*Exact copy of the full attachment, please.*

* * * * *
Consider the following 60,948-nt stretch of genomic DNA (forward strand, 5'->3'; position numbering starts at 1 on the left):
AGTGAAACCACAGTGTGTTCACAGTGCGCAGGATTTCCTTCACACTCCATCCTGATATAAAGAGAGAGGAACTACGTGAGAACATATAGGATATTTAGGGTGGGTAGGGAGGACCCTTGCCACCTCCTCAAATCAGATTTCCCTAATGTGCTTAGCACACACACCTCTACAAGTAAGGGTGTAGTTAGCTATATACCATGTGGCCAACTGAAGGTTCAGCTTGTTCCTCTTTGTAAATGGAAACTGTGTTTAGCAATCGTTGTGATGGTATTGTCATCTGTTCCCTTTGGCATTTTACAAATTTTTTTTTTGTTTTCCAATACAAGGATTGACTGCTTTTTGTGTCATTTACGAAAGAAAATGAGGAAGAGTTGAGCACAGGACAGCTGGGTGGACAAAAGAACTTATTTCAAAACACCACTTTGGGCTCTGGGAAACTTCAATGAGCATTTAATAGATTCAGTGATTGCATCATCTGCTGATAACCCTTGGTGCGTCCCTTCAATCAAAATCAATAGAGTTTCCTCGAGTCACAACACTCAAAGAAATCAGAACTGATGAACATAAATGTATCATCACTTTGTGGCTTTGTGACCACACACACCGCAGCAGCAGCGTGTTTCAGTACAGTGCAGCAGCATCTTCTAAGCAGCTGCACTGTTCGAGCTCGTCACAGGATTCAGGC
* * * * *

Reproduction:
Consider the following 60,948-nt stretch of genomic DNA (forward strand, 5'->3'; position numbering starts at 1 on the left):
AGTGAAACCACAGTGTGTTCACAGTGCGCAGGATTTCCTTCACACTCCATCCTGATATAAAGAGAGAGGAACTACGTGAGAACATATAGGATATTTAGGGTGGGTAGGGAGGACCCTTGCCACCTCCTCAAATCAGATTTCCCTAATGTGCTTAGCACACACACCTCTACAAGTAAGGGTGTAGTTAGCTATATACCATGTGGCCAACTGAAGGTTCAGCTTGTTCCTCTTTGTAAATGGAAACTGTGTTTAGCAATCGTTGTGATGGTATTGTCATCTGTTCCCTTTGGCATTTTACAAATTTTTTTTTTGTTTTCCAATACAAGGATTGACTGCTTTTTGTGTCATTTACGAAAGAAAATGAGGAAGAGTTGAGCACAGGACAGCTGGGTGGACAAAAGAACTTATTTCAAAACACCACTTTGGGCTCTGGGAAACTTCAATGAGCATTTAATAGATTCAGTGATTGCATCATCTGCTGATAACCCTTGGTGCGTCCCTTCAATCAAAATCAATAGAGTTTCCTCGAGTCACAACACTCAAAGAAATCAGAACTGATGAACATAAATGTATCATCACTTTGTGGCTTTGTGACCACACACACCGCAGCAGCAGCGTGTTTCAGTACAGTGCAGCAGCATCTTCTAAGCAGCTGCACTGTTCGAGCTCGTCACAGGATTCAGGC